And it seems like, and I’m just speaking for myself. I haven’t coached at division one level. Haven’t really been around it on a day to day basis since I was a player. But I know when I was playing and our season ended, like I got handed like a three-page ditto of like, here’s your summer workouts we’ll see you back here and we’ll see you back here next August.

And then I went and worked on my game and worked on my body and did all those kinds of things, which obviously you guys now players are on campus. What, 48 weeks out of the year. And you’ve got the access to off season workouts and all those things, which obviously. Can play tremendous benefit to helping your players to develop.

And yet I know speaking for myself as a player, at least that I needed some time to hear a different voice and to be separated for the coaching staff, from the coaching staff to be able to recharge. And I know I’ve talked to a couple of division, one head coaches that have said that they sort of defer those summer workouts to their staff.

For that very reason that man, these guys hear me all season and now they got to hear me all summer. And then conversely, at the division three level where you have no access. I think most of the division three coaches that we’ve talked to would like to have at least the ability to have some access to their players.

So I’m just curious, kind of what your thoughts are in terms of is what’s the, what’s the pluses and minuses of sort of the way the division one system is set up for the off season right now in your mind.

[00:44:55] Eric Gabriel:  Yeah. So the, the yum. Yeah, you’re right. You do have them nearly year round now, especially with the eight weeks in the off season of summer work.

And then if you do a foreign tour, like we did this year, that’s. 15 days with them. So it’s, it’s really year round. Especially every fourth year when you do that foreign tour, that the positive is, is, is you have an influence on the guys year round for your program. You know, you got gotta where they’re at, you know what they’re eating when they’re working out what they’re focused on the downside is, is exactly what you said.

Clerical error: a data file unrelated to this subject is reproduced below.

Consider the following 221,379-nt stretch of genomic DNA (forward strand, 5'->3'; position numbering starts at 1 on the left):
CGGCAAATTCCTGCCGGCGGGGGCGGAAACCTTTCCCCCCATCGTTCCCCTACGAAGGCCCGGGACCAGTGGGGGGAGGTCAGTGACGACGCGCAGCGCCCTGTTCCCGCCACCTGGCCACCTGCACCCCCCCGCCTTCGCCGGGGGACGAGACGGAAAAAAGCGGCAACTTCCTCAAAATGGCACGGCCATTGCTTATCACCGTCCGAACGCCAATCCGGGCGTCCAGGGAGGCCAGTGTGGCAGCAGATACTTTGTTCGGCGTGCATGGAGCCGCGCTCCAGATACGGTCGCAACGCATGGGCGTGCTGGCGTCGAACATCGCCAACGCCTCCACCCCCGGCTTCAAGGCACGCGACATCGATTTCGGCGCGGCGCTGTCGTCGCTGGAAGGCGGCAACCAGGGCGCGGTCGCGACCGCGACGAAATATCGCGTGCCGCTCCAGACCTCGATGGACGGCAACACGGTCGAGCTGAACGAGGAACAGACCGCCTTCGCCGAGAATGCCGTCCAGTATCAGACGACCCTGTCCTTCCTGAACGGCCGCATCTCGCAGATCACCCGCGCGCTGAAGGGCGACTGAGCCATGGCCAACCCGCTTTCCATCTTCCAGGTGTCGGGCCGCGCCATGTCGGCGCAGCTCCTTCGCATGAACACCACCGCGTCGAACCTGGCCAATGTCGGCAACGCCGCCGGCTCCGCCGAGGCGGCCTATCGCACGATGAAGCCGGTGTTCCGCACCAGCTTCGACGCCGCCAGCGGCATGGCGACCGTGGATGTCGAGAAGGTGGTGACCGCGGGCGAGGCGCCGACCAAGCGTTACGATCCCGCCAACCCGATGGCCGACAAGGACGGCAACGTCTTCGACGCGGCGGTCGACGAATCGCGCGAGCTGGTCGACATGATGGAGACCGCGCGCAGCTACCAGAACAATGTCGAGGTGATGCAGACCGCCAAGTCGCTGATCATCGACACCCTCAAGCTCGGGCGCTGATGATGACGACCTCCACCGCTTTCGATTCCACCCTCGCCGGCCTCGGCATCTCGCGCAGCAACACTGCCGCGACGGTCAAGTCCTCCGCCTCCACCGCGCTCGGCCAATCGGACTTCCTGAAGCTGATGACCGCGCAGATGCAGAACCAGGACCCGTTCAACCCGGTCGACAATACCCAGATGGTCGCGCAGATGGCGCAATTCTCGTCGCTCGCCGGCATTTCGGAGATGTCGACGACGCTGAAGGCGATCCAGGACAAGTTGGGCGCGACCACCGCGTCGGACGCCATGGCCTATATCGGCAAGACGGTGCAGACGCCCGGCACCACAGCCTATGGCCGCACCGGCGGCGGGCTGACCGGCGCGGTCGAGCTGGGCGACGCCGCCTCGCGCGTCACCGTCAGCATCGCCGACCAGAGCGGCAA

It’s, it’s almost too much all the time and they need a break. And I do think division, one’s kind of, it’s at a crossroads right now where what we’re trying to figure out the balance, because I think there’s some pull to go back to pull it back a little bit. Cause it might be too much. Listen, we’ve all been, we’ve all been 18 to 20 years old and 22 years old, we need a break like that’s between academics and basketball.

On top of all the pressure we talked about earlier on coming at you, like let these kids get away and be kids sometimes cause even as a division two player and I had my whole summer, I felt like when I graduated college that I wasn’t a real college student, like I never got experienced that, that just kinda like being a college student or being in that transition of life between my career and high school, which not everybody gets, but I had that opportunity and I felt like I blinked and it was over.

So I do think those that these kids need it and they, and we all hate listen, we all recharge and come back better when we take a step back when we need it. We’re not necessarily giving these kids the opportunity to do that. I don’t think at the. Full level we should be. So there, there are positives and negatives.

I don’t know which I don’t know the answer. I’m not a scientist or I don’t know what’s best. And every kid is different for that matter. Some kids want to be here and that’s fine. You know, as long as they have the opportunity, some kids don’t need to be here and they might be better for them.  

[00:46:55] Mike Klinzing: It’s a challenge.  And I think it’s hard as a coach to advocate for, Hey, we want less contact with our players is obviously everybody wants to have the opportunity to help the team improve. And as you said, to be able to have an influence, and that’s really what it’s all about is using the game of basketball to have an influence on somebody’s life and help them to improve.

And obviously you want to win some games and be successful along the way, but it’s just, I look at it and it feels like that there’s probably a happy medium somewhere in between that it could eventually settle, but as we know where NCAA division one basketball is right now at this time, I mean, I think there’s, there’s so many different things that have to be figured out.